Please join us on 11 November at 1600 CET for the next PANSOC webinar with Sharon DeWitte from the University of South Carolina. Contact email@example.com for a link.
Social Inequality and Pandemic Mortality: the Biosocial Context of the 14th-Century Black Death
Dr. DeWitte will discuss her bioarchaeological research on demographic and health trends before, during, and after the 14th-century Black Death in London. Her research reveals declines in health before the Black Death, but improvements thereof in the aftermath of the epidemic. These trends occurred in the context of changes in social inequality, highlighting its potential role in shaping health outcomes during infectious disease pandemics.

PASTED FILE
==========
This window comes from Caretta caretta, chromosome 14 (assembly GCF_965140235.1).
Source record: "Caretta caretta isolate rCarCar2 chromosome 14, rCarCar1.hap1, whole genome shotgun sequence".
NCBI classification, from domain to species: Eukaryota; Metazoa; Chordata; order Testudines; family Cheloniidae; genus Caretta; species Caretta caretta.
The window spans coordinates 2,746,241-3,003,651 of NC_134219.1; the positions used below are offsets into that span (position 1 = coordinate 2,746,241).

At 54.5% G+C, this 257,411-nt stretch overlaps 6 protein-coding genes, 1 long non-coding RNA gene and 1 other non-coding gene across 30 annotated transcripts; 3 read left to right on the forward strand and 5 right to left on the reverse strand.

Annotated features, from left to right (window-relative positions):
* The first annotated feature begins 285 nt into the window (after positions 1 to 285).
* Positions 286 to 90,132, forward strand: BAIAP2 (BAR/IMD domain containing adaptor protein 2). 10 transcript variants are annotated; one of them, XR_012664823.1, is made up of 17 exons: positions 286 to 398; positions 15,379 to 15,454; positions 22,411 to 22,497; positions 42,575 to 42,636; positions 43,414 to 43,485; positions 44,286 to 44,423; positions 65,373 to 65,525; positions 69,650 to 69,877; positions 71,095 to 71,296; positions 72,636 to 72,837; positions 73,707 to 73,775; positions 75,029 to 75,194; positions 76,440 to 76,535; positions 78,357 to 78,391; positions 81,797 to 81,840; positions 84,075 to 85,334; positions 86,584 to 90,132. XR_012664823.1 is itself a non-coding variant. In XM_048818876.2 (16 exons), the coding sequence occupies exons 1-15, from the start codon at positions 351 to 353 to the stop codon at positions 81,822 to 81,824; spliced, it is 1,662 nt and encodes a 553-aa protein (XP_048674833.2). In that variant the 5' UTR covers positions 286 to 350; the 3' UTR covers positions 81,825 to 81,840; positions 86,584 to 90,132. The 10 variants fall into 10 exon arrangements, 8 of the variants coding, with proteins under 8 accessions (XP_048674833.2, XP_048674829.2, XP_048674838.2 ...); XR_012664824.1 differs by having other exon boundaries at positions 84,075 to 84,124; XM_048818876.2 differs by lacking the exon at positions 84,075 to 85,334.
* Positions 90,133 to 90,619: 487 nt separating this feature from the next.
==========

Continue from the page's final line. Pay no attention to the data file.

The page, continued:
Dr. Sharon DeWitte (PhD. 2006, Pennsylvania State University) is a Distinguished Professor of Anthropology at the University of South Carolina. She is a biological anthropologist who specializes in paleodemography and paleoepidemiology – the reconstruction of population-level patterns of demography (mortality, fertility, and migration) and health using human skeletal remains ethically excavated and curated from archaeological sites. She is particularly interested in infectious diseases and famine conditions in the past, and focuses on determining how factors such as sex, gender, social status, health, developmental stress, nutritional status, and geographic origin affected risks of mortality during such crises. For over 15 years, her research has primarily focused on trends in health and demography before, during, and after the 14th-century outbreak of bubonic plague, the “Black Death”, in England. She is also generally interested in expanding the tools available to bioarchaeologists to examine health in the past in ways that put them in dialogue with human biologists studying living people. Her research has been supported by the National Science Foundation, the Wenner-Gren Foundation, the American Association of University Women, and the School for Advanced Research.